In all cases, the results show that the beta parameter provides a much better starting point for optimizing the list of reflectors used in Hough-transform-based indexing over the kinematical ranking. The β hkl ranking can be coupled with a set of simulated patterns to not only further optimize the list of reflectors but also to provide guidance on the parameters used for peak detection via the Hough transform.

The algorithms for the computation of the EBSD master pattern and the reflector ranking described in this paper are available as open source code from the following Git Hub repository: http://github.com/EMsoft-org/EMsoft.

Author ORCIDs

Marc De Graef, 0000-0002-4721-6226

Acknowledgments

The authors gratefully acknowledge Gregory S. Rohrer of Carnegie Mellon University for supplying the rutile sample. SS and MDG would like to acknowledge a DoD Vannevar-Bush Faculty Fellowship (no. N00014-16-1-2821). The work of SS was performed partially under the auspices of the U.S. Department of Energy at Lawrence Livermore National Laboratory under Contract DE-AC52-07NA27344 (LLNL-JRNL-762497). All authors wish to acknowledge the computational facilities of the Materials Characterization Facility at CMU under grant # MCF-677785.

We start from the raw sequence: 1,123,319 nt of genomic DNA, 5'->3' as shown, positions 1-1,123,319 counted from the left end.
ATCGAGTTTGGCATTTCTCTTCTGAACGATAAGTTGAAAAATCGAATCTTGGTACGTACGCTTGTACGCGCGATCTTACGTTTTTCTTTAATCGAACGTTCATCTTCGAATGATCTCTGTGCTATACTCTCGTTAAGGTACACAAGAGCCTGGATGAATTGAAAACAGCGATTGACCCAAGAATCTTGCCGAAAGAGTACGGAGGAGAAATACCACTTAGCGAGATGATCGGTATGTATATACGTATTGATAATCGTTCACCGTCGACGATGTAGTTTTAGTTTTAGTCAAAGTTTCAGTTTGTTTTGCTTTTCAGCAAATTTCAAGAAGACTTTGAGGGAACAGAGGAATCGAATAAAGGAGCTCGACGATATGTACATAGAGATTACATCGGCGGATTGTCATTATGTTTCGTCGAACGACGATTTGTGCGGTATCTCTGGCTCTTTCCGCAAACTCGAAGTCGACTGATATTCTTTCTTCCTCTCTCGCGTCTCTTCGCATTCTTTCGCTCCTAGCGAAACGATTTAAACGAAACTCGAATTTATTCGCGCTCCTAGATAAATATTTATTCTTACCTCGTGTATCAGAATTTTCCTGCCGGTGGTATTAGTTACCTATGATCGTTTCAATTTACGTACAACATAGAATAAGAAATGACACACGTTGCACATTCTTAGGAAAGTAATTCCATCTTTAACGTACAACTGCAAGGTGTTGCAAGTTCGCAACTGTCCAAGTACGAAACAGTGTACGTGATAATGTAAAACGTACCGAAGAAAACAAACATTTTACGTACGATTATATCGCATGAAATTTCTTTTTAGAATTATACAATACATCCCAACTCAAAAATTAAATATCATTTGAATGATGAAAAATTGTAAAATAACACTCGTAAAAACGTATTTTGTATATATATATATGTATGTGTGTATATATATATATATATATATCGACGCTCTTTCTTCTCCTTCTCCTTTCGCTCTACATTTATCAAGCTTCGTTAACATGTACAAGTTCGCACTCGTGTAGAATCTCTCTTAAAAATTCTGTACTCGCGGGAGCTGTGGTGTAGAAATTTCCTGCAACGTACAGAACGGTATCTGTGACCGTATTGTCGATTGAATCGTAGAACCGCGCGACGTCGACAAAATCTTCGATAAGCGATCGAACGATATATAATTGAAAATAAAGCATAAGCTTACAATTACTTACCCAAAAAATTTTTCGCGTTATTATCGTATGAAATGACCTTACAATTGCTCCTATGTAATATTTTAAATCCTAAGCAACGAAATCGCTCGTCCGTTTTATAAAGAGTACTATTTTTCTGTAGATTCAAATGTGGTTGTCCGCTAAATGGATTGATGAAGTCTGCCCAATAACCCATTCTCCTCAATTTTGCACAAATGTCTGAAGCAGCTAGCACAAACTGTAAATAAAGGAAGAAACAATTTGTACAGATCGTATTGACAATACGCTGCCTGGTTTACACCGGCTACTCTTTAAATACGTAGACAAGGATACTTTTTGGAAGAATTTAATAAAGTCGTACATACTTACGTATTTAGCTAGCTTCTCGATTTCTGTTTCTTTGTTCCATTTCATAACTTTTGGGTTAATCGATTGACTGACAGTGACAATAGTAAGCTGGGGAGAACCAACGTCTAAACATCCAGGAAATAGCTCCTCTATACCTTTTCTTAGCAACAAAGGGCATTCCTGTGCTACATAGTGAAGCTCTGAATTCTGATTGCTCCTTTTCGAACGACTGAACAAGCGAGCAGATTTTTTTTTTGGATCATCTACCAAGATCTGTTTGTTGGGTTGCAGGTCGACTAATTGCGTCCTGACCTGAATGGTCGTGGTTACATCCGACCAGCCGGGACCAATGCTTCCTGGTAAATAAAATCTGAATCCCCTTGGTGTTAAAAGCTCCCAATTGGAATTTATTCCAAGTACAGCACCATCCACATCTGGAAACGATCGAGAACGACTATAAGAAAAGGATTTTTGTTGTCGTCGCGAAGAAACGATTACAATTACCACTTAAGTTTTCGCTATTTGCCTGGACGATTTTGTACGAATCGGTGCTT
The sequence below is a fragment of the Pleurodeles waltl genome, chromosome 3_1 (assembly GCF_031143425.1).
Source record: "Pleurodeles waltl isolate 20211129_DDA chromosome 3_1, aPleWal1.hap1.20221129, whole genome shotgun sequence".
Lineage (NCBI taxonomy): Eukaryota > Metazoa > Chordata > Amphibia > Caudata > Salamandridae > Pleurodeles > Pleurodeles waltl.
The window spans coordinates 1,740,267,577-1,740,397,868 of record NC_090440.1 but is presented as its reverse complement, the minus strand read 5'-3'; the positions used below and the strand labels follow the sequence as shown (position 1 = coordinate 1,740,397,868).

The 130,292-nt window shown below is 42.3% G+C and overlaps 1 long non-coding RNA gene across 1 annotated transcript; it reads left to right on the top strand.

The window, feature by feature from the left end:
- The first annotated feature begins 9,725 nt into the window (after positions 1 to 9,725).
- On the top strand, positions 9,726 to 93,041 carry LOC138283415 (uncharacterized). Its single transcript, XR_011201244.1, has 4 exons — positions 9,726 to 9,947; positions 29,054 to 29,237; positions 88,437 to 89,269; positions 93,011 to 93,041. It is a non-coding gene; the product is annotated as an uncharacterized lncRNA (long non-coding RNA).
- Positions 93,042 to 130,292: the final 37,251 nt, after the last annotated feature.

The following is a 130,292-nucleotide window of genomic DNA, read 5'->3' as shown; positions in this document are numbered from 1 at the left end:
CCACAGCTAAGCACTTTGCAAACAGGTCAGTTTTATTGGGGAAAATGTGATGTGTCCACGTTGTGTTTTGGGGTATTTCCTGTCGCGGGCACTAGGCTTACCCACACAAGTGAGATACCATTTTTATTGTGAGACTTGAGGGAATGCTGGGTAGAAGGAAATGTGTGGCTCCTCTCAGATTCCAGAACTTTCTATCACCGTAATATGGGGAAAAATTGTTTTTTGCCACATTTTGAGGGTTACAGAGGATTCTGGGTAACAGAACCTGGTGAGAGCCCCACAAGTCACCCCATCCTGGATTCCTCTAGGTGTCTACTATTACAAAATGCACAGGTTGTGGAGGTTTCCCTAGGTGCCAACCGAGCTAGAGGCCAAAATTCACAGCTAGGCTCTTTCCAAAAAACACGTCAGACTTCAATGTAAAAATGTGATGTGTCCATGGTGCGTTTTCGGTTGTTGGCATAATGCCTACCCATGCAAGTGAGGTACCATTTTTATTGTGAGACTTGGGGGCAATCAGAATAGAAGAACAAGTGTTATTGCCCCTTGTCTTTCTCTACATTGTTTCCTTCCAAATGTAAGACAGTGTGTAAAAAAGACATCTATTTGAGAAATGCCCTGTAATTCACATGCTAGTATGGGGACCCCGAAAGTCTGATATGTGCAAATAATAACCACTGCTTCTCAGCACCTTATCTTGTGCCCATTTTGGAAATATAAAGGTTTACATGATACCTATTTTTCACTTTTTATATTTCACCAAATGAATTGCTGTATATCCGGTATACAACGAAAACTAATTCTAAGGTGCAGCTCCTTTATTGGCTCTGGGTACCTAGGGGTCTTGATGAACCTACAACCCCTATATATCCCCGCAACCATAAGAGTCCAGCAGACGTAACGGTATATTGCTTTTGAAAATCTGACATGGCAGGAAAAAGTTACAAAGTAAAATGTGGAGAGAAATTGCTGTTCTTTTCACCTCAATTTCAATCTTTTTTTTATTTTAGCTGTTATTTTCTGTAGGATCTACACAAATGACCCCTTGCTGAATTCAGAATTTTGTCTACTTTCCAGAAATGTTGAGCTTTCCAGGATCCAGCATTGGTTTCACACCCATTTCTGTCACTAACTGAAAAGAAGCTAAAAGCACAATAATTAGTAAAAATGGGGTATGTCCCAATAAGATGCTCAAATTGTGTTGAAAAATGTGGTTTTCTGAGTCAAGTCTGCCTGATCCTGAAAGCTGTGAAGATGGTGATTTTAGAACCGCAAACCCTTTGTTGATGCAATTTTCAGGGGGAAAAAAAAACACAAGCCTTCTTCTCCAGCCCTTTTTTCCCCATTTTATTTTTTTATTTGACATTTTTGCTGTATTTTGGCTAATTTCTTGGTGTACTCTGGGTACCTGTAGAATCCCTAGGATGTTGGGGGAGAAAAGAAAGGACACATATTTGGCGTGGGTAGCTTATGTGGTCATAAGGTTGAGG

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Figure 0

Fig. 1. 20 kV master patterns (stereographic projections) for Ni, Si, TiO2, and Mg2, SiO4; in all patterns, the crystallographic a axis points horizontally toward the right, and the reciprocal c* is normal to the projections.

Figure 1

Table 1. Nickel Reflector Ranking Using the Beta Parameter; Kinematical and Hough-Averaged Intensities are Shown in the Last Two Columns.

Figure 2

Table 2. Silicon Reflector Ranking Using the Beta Parameter; Kinematical and Hough-Averaged Results are Shown in the Last Two Columns.

Figure 3